Nurses play significant roles in hospitals, clinics and private practices. They make up the biggest health care occupation in the United States. Nursing job duties include communicating between patients and doctors, caring for patients, administering medicine and supervising nurses' aides. The educational path for becoming a nurse vary depending on the type of nurse one hopes to become, but all nurses must be licensed.
Nurse Types and Education
Among the most common nursing careers are licensed practical nurses (LPNs), licensed vocational nurses (LVNs), registered nurses (RNs) and advanced practice nurses, who have different titles, such as clinical nurse specialist (CNS) or nurse practitioner (NP).
LVNs and LPNs are entry-level nurses who work under the supervision of RNs and have comparable job duties. They are typically required to have completed a 1-year nursing program available through community colleges, technical schools, high schools and hospitals. They must also pass the National Council Licensing Examination for Practical Nurses (NCLEX-PN) and obtain licensure to legally work in the field.
RNs must complete a diploma, associate's degree or bachelor's degree program in nursing and pass the National Council Licensing Examination for Registered Nurses (NCLEX-RN) to obtain licensure. Advanced practice nurses typically need to have completed a registered nursing program, earned RN licensure and gained experience working as RNs prior to enrolling in Master of Science in Nursing (MSN) or Doctor of Nursing Practice (DNP) program.
RNs who have not yet earned Bachelor of Science in Nursing (BSN) degree can consider enrolling in RN-to-BSN programs or earning bachelor's degrees in other subjects since a bachelor's degree is required to gain admission to graduate degree programs. Combined programs that award both BSN and MSN degrees may also be considered. Graduate certificate programs are options for RNs and advanced practice nurses who would like to specialize in particular areas of nursing.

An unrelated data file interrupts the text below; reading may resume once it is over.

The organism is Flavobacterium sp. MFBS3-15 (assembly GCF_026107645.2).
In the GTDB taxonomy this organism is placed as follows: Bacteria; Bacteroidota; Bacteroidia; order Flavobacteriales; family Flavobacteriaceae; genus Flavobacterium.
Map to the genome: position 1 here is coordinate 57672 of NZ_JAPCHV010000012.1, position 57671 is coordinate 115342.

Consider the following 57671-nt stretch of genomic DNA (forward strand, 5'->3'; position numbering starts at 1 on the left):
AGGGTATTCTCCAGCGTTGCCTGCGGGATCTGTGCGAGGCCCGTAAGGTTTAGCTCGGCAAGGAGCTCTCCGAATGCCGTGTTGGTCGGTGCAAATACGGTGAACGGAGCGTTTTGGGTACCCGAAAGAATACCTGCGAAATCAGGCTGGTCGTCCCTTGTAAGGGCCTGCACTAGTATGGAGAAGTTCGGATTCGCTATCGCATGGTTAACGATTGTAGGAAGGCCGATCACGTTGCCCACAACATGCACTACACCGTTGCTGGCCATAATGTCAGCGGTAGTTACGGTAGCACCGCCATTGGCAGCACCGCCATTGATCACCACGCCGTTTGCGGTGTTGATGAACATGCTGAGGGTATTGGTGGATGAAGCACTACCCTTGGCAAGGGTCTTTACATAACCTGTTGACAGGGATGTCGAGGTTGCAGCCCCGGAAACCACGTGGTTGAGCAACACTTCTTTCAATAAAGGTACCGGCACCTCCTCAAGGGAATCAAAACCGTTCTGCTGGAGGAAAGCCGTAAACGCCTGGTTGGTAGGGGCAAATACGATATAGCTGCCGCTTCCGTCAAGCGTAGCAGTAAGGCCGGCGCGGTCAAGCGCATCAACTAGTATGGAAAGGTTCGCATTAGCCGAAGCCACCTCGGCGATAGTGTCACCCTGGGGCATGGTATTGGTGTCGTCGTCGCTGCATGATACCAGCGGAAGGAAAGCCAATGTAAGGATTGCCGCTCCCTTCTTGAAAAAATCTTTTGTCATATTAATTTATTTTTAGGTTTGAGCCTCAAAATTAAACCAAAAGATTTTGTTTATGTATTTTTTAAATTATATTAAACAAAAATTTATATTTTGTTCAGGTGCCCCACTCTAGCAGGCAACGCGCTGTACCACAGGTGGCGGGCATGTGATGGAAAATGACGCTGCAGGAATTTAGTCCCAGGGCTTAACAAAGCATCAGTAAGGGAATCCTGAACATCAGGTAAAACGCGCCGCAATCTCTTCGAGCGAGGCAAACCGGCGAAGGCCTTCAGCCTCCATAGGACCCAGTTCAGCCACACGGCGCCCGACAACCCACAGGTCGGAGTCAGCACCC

Nursing Job Duties
Although degrees of responsibility vary between nursing levels, job duties are principally similar. Daily duties involve activities such as:
- Administering medications
- Managing intravenous (IV) lines
- Caring for patients
- Observing and recording patients' conditions
- Communicating with doctors
- Providing emotional support to patients and their families
- Advising patients on how to self-administer medication and physical therapy
- Educating patients and the public on disease management, nutritional plans and medical conditions
Because nurses may choose to specialize in specific types of treatments, health conditions, patient populations or body systems, specific job duties can vary amongst specialties. Advanced practice nurses can work independently and have additional job duties, such as prescribing medications, examining patients and making diagnoses.
Nursing Career Information
Nurses may work in a variety of health care settings, such as hospitals, private physicians' offices and nursing facilities. In some cases, they run immunology clinics, general health screening clinics, public seminars and blood drives, as well as working in emergency departments. Nurses can also have uncommon schedules, working long hours in numerous facilities, based on need as well as their understandings of care types.
The U.S. Bureau of Labor Statistics (BLS) predicted that over the 2014-2024 decade, employment of LPNs and LVNs and RNs will grow 16% (www.bls.gov). Job growth is expected to be fueled by a growing aging population.
The BLS reported that RNs earned median annual wages of $67,490 in May 2015. LPNs and LVNs earned a median salary of $43,170 annually, as of May 2015.